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12 November, 2007

Redefining intrusion

Allegedly, modern society has reached a turning point.  The Guardian quotes Donald Kerr, the principal deputy director of US national intelligence as saying that our concept of 'privacy' needs to be explicitly revised.

Privacy no longer can mean anonymity. Instead, it should mean that government and businesses properly safeguard people's private communications and financial information.
So, as Cory Doctorow translates that for BoingBoing:
Human beings can no longer expect governments and companies not to spy on them; instead 'privacy' will now mean having the right to expect that governments and companies won't tell other people what they learn when they spy on you.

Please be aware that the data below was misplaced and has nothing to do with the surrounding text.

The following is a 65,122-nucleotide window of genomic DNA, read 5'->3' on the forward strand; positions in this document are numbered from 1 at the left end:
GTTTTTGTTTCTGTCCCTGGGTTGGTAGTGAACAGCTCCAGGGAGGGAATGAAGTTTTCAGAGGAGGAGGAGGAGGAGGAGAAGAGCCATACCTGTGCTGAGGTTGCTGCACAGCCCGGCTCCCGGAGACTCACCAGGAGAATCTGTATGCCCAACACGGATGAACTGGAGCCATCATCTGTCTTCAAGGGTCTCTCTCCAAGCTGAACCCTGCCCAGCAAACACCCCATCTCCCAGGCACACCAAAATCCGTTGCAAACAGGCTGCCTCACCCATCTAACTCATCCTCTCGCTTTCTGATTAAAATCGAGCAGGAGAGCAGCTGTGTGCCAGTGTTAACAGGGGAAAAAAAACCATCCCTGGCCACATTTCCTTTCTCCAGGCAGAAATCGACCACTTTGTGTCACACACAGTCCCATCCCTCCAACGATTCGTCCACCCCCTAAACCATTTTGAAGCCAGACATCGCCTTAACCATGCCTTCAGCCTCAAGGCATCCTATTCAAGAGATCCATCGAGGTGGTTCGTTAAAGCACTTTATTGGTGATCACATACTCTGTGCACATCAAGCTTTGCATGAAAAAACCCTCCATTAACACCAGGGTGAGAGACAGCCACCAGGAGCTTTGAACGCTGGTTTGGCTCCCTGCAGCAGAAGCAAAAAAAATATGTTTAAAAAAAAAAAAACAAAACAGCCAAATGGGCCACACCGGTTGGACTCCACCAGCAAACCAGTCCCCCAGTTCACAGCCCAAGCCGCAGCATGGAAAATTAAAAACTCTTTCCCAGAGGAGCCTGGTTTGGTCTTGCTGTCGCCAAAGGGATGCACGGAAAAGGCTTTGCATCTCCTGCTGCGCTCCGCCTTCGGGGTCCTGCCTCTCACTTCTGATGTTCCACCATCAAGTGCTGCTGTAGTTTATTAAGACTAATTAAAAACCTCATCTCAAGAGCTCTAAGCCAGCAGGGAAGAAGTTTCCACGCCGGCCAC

No. Just no. Not acceptable.

Kerr repeats a routine non-sequitur:

Millions of people in this country - particularly young people - already have surrendered anonymity to social networking sites such as MySpace and Facebook, and to Internet commerce.
So it's not so big a deal if governments appropriate the information too, right? Wrong. The essential distinction, which Kurt Opsahl of the EFF does grasp, is personal choice: there is no contradiction between my voluntarily disclosing (or, quite openly, faking) certain information in exchange for private-sector services and my refusing to share that information with the state.

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